At the conclusion of a lengthy spinning of their wheels, Hussein Agha and Robert Malley state the obvious:
It is hard today to imagine a resolution that does not entail two states. But two states may not be a true resolution if the roots of this clash are ignored.I guess I shouldn't be surprised to hear Robert Malley imply that you have to go through the type of failed effort we've seen in the past - a never-ending series of steps that are supposed to build confidence but do absolutely nothing to resolve the difficult issues - as it's what he knows. But you know what? There's no magic wand you can wave to make the two sides to a confict acknowledge each other's grievances, take responsibility for their respective roles in a dismal past, and join hands to sing Kumbaya. Even if the dispute doesn't involve a multi-generational armed conflict.
Sure, a good fence may not make good neighbors. But bad fences (or giant concrete walls) do make bad neighbors, more so when you build them on your neighbor's land without permission. You can look at any international border dispute of your choice, but you can also look at the countless trespass and adverse possession lawsuits that are filed between individual neighbors. A lot of the scenarios boil down to, "I didn't know I didn't have the full use of my lot, but now that I do I want it all back" - for example, "I lived in my house for thirty years, and when I got a survey so I could replace my fence I found out it was six inches on my side of the property line, and my neighbor's been using that six inches like it's his and he says I can't move my fence to the actual property line." And yes, some people will take a dispute over a few inches of land to court, paying ten, twenty, thirty times the value of the land in dispute (perhaps more) to recover what that they previously were content to regard as the property of their neighbor.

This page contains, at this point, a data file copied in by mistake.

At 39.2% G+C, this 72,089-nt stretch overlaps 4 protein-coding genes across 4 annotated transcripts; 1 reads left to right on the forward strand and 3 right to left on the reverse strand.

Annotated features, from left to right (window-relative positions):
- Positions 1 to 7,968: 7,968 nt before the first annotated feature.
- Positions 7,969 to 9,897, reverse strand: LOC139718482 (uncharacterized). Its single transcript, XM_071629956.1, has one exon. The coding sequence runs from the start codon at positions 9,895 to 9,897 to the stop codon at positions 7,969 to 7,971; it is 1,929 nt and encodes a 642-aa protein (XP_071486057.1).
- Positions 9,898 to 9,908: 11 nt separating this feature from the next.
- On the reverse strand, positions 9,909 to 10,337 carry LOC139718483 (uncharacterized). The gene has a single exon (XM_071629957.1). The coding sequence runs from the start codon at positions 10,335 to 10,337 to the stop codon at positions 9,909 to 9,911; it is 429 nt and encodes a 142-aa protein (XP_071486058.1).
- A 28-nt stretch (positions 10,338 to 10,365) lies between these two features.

The Palestinians feel misled by the promise of Oslo, which could (and should) have led to a Palestinian state in the West Bank and Gaza but instead precipitated a massive expansion of Israel's settlements - while Clinton, with the help of people like Malley, helped orchestrate negotiations over how to rearrange the deck furniture. But, we're told, nobody could see that disaster coming.... And no, I'm not diminishing Oslo violations by the Palestinians - but it's not realistic to expect that the Palestinians won't learn from that history, and will be willing to enter into another Oslo-type accord that does not specify the boundaries of their future state.
When you have a property line dispute, sometimes you simply have to put down your foot and draw a line and tell the neighbors, "Get used to life on your side of this line." At best you'll make one neighbor happy; more likely both will remain angry. But they'll no longer be building structures, fences, driveways or dumping garbage on their neighbor's land - and if they do, there's no longer any ambiguity about who's in the wrong. Sure, it's better if you and your neighbor like each other, and are in clear agreement that his pine forest begins where your apple orchard ends. And no, there's no guarantee that stones, rockets or warplanes won't fly over a defined boundary line. But sometimes bad neighbors need a defined boundary line before they can even begin to contemplate a cordial relationship or plan their own future.